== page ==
The African Union has been at the forefront and instrumental in driving the regional integration agenda at the continental level. The proposed Protocol on Investments can be used to frame the dispute settlement mechanism for future investors at a continental level. Bilateral investment treaties (BITs) have been the main tool for investment protection on the continent. Many States in Africa have concluded BITs either with the rest of the world or within the continent. As Adeleke argues, ‘not too many African power blocs have used their economic dominance to their advantage when concluding BITs with other African countries.

As a result, the expected public policy exceptions that states are clamouring for in recent times have not featured prominently in intra-African BITs. The BIT regimes of most African states are distorted because they often reflect the agenda of a developed country treaty party’ (p 156). With the growing dissatisfaction with BITs among African Union member States with some members (South Africa, Tanzania and Namibia) signalling their intention to cancel BITs, the Protocol on Investments creates an opportunity to craft a mechanism purely designed for the continent and addresses their developmental objectives and design a Model BIT framework for African Member States.

In addition, the Protocol on Investments could create an international investment arbitration body. This body would be tasked with adjudicating all the investment disputes. Currently, there are many examples where the African Union can take lessons and design an arbitration body suited to the needs of the continent.  At the international level, forums dedicated to settling investment disputes include ICSID, PCA, SCC, LCIA and the ICC. At the regional level there are two forums - ECOWAS Court of Justice and the COMESA Court of Justice. The arbitration of investment disputes can be expanded and not just include investor-state dispute resolution (ISDS). The arbitration body can be expanded to include other forms of arbitration such as state-to-state dispute settlement, domestic arbitration (like in South Africa with the Protection of Investment Act) and diplomatic protection.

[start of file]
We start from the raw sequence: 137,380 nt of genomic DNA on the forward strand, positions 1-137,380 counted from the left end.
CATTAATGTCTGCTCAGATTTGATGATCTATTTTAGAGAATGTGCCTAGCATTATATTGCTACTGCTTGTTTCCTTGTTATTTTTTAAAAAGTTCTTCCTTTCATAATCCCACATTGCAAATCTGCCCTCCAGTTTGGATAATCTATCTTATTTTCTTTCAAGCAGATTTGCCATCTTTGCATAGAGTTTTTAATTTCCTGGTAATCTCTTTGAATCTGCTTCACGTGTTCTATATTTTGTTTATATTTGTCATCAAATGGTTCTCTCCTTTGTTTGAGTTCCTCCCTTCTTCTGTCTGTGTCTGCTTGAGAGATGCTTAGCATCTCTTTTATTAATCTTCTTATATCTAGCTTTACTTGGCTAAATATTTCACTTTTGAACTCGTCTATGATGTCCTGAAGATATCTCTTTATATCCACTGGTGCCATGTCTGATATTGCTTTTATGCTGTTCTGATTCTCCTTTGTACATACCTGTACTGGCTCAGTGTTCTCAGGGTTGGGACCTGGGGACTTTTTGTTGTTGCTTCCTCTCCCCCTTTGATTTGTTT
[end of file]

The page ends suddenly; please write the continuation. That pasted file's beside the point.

The conclusion of the AfCFTA comes in the wake of global trade facing a lot of uncertainty, with more countries becoming more protectionist and the global world trade order facing collapse due to rising tensions. Despite all this, Africa’s regional integration agenda remains at the core. The Protocol on Investments is meant to be continental wide project to protect and promote investments in Africa. The ultimate goal for the AU’s regional integration objectives should be to have one investment framework to regulate the whole continent.